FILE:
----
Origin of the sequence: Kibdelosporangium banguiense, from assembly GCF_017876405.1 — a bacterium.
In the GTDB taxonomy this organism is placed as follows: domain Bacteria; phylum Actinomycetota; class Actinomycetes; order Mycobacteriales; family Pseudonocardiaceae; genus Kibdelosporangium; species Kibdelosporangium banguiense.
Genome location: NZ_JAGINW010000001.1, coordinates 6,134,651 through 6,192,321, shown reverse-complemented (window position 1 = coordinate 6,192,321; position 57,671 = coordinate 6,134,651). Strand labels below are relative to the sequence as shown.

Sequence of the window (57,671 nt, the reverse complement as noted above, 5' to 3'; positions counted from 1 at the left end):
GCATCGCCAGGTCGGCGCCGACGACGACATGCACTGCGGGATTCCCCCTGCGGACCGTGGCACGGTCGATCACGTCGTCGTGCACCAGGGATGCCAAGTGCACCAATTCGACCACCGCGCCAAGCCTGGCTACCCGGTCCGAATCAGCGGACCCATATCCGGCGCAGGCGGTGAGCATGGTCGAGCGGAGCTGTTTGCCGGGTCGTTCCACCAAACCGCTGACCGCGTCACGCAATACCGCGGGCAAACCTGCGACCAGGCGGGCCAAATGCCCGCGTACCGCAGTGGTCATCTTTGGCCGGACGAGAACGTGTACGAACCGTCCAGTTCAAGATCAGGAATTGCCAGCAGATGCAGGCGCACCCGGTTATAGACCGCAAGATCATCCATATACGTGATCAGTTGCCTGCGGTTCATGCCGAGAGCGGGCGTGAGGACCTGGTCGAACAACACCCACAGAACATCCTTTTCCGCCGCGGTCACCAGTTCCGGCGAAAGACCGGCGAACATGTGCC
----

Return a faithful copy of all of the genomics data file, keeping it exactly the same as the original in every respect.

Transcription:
Origin of the sequence: Kibdelosporangium banguiense, from assembly GCF_017876405.1 — a bacterium.
In the GTDB taxonomy this organism is placed as follows: domain Bacteria; phylum Actinomycetota; class Actinomycetes; order Mycobacteriales; family Pseudonocardiaceae; genus Kibdelosporangium; species Kibdelosporangium banguiense.
Genome location: NZ_JAGINW010000001.1, coordinates 6,134,651 through 6,192,321, shown reverse-complemented (window position 1 = coordinate 6,192,321; position 57,671 = coordinate 6,134,651). Strand labels below are relative to the sequence as shown.

Sequence of the window (57,671 nt, the reverse complement as noted above, 5' to 3'; positions counted from 1 at the left end):
GCATCGCCAGGTCGGCGCCGACGACGACATGCACTGCGGGATTCCCCCTGCGGACCGTGGCACGGTCGATCACGTCGTCGTGCACCAGGGATGCCAAGTGCACCAATTCGACCACCGCGCCAAGCCTGGCTACCCGGTCCGAATCAGCGGACCCATATCCGGCGCAGGCGGTGAGCATGGTCGAGCGGAGCTGTTTGCCGGGTCGTTCCACCAAACCGCTGACCGCGTCACGCAATACCGCGGGCAAACCTGCGACCAGGCGGGCCAAATGCCCGCGTACCGCAGTGGTCATCTTTGGCCGGACGAGAACGTGTACGAACCGTCCAGTTCAAGATCAGGAATTGCCAGCAGATGCAGGCGCACCCGGTTATAGACCGCAAGATCATCCATATACGTGATCAGTTGCCTGCGGTTCATGCCGAGAGCGGGCGTGAGGACCTGGTCGAACAACACCCACAGAACATCCTTTTCCGCCGCGGTCACCAGTTCCGGCGAAAGACCGGCGAACATGTGCC